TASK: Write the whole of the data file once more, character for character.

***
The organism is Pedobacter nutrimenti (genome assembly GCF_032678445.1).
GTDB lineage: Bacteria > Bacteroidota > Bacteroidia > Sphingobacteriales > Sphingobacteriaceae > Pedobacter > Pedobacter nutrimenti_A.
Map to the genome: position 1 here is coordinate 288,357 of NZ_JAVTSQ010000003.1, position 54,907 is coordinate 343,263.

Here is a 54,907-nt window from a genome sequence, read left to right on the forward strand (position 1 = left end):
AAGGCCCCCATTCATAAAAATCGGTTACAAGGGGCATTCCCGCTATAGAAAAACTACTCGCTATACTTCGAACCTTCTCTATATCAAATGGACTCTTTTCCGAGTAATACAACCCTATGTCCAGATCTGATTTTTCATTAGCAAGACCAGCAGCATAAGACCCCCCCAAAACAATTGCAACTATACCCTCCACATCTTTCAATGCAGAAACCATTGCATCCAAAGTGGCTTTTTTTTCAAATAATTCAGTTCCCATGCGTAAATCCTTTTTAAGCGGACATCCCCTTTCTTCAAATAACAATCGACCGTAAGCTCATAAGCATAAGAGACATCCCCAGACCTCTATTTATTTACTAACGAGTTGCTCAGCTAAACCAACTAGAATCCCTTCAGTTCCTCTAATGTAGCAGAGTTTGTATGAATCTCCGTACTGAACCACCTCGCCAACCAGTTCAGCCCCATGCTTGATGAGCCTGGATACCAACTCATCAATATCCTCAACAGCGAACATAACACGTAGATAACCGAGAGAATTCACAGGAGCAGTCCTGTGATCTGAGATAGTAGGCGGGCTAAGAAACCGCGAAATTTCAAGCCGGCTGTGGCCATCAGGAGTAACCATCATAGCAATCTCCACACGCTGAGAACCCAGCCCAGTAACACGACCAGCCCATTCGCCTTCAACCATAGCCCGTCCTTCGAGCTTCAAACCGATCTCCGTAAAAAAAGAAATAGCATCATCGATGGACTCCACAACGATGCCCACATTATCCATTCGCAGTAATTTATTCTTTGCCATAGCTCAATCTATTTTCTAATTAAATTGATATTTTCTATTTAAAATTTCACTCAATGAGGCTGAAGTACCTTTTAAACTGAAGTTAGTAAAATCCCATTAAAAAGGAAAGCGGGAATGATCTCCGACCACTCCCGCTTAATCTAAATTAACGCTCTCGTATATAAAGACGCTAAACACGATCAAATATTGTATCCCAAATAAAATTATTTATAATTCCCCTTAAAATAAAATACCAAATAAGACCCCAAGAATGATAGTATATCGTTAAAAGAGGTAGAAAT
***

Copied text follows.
The organism is Pedobacter nutrimenti (genome assembly GCF_032678445.1).
GTDB lineage: Bacteria > Bacteroidota > Bacteroidia > Sphingobacteriales > Sphingobacteriaceae > Pedobacter > Pedobacter nutrimenti_A.
Map to the genome: position 1 here is coordinate 288,357 of NZ_JAVTSQ010000003.1, position 54,907 is coordinate 343,263.

Here is a 54,907-nt window from a genome sequence, read left to right on the forward strand (position 1 = left end):
AAGGCCCCCATTCATAAAAATCGGTTACAAGGGGCATTCCCGCTATAGAAAAACTACTCGCTATACTTCGAACCTTCTCTATATCAAATGGACTCTTTTCCGAGTAATACAACCCTATGTCCAGATCTGATTTTTCATTAGCAAGACCAGCAGCATAAGACCCCCCCAAAACAATTGCAACTATACCCTCCACATCTTTCAATGCAGAAACCATTGCATCCAAAGTGGCTTTTTTTTCAAATAATTCAGTTCCCATGCGTAAATCCTTTTTAAGCGGACATCCCCTTTCTTCAAATAACAATCGACCGTAAGCTCATAAGCATAAGAGACATCCCCAGACCTCTATTTATTTACTAACGAGTTGCTCAGCTAAACCAACTAGAATCCCTTCAGTTCCTCTAATGTAGCAGAGTTTGTATGAATCTCCGTACTGAACCACCTCGCCAACCAGTTCAGCCCCATGCTTGATGAGCCTGGATACCAACTCATCAATATCCTCAACAGCGAACATAACACGTAGATAACCGAGAGAATTCACAGGAGCAGTCCTGTGATCTGAGATAGTAGGCGGGCTAAGAAACCGCGAAATTTCAAGCCGGCTGTGGCCATCAGGAGTAACCATCATAGCAATCTCCACACGCTGAGAACCCAGCCCAGTAACACGACCAGCCCATTCGCCTTCAACCATAGCCCGTCCTTCGAGCTTCAAACCGATCTCCGTAAAAAAAGAAATAGCATCATCGATGGACTCCACAACGATGCCCACATTATCCATTCGCAGTAATTTATTCTTTGCCATAGCTCAATCTATTTTCTAATTAAATTGATATTTTCTATTTAAAATTTCACTCAATGAGGCTGAAGTACCTTTTAAACTGAAGTTAGTAAAATCCCATTAAAAAGGAAAGCGGGAATGATCTCCGACCACTCCCGCTTAATCTAAATTAACGCTCTCGTATATAAAGACGCTAAACACGATCAAATATTGTATCCCAAATAAAATTATTTATAATTCCCCTTAAAATAAAATACCAAATAAGACCCCAAGAATGATAGTATATCGTTAAAAGAGGTAGAAAT